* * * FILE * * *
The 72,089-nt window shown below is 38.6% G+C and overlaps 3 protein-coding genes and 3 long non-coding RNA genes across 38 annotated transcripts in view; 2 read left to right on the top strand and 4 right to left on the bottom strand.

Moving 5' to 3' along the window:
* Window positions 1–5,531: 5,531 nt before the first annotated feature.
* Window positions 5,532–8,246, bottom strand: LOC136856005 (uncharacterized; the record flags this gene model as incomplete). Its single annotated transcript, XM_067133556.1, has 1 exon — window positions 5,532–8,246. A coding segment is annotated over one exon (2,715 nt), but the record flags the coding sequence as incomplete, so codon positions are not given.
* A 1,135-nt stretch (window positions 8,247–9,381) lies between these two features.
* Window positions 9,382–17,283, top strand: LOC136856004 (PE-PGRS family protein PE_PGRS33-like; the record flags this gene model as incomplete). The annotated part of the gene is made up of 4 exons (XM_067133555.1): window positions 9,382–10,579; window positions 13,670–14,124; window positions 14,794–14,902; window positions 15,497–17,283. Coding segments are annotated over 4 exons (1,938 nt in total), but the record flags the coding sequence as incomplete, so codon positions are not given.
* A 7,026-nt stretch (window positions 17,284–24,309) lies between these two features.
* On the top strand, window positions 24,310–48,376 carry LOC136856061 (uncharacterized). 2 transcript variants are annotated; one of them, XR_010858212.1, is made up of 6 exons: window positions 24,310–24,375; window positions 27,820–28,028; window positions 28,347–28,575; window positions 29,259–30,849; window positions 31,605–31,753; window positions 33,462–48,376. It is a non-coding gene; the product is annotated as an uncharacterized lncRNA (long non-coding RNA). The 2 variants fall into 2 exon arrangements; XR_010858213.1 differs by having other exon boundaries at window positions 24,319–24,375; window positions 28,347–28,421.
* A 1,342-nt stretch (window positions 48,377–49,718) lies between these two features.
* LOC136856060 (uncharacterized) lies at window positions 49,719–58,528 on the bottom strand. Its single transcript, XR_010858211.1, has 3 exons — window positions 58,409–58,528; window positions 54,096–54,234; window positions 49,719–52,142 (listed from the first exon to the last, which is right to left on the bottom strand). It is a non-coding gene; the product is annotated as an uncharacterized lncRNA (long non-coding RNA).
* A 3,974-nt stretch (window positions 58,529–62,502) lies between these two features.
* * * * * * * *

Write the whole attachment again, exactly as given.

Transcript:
The 72,089-nt window shown below is 38.6% G+C and overlaps 3 protein-coding genes and 3 long non-coding RNA genes across 38 annotated transcripts in view; 2 read left to right on the top strand and 4 right to left on the bottom strand.

Moving 5' to 3' along the window:
* Window positions 1–5,531: 5,531 nt before the first annotated feature.
* Window positions 5,532–8,246, bottom strand: LOC136856005 (uncharacterized; the record flags this gene model as incomplete). Its single annotated transcript, XM_067133556.1, has 1 exon — window positions 5,532–8,246. A coding segment is annotated over one exon (2,715 nt), but the record flags the coding sequence as incomplete, so codon positions are not given.
* A 1,135-nt stretch (window positions 8,247–9,381) lies between these two features.
* Window positions 9,382–17,283, top strand: LOC136856004 (PE-PGRS family protein PE_PGRS33-like; the record flags this gene model as incomplete). The annotated part of the gene is made up of 4 exons (XM_067133555.1): window positions 9,382–10,579; window positions 13,670–14,124; window positions 14,794–14,902; window positions 15,497–17,283. Coding segments are annotated over 4 exons (1,938 nt in total), but the record flags the coding sequence as incomplete, so codon positions are not given.
* A 7,026-nt stretch (window positions 17,284–24,309) lies between these two features.
* On the top strand, window positions 24,310–48,376 carry LOC136856061 (uncharacterized). 2 transcript variants are annotated; one of them, XR_010858212.1, is made up of 6 exons: window positions 24,310–24,375; window positions 27,820–28,028; window positions 28,347–28,575; window positions 29,259–30,849; window positions 31,605–31,753; window positions 33,462–48,376. It is a non-coding gene; the product is annotated as an uncharacterized lncRNA (long non-coding RNA). The 2 variants fall into 2 exon arrangements; XR_010858213.1 differs by having other exon boundaries at window positions 24,319–24,375; window positions 28,347–28,421.
* A 1,342-nt stretch (window positions 48,377–49,718) lies between these two features.
* LOC136856060 (uncharacterized) lies at window positions 49,719–58,528 on the bottom strand. Its single transcript, XR_010858211.1, has 3 exons — window positions 58,409–58,528; window positions 54,096–54,234; window positions 49,719–52,142 (listed from the first exon to the last, which is right to left on the bottom strand). It is a non-coding gene; the product is annotated as an uncharacterized lncRNA (long non-coding RNA).
* A 3,974-nt stretch (window positions 58,529–62,502) lies between these two features.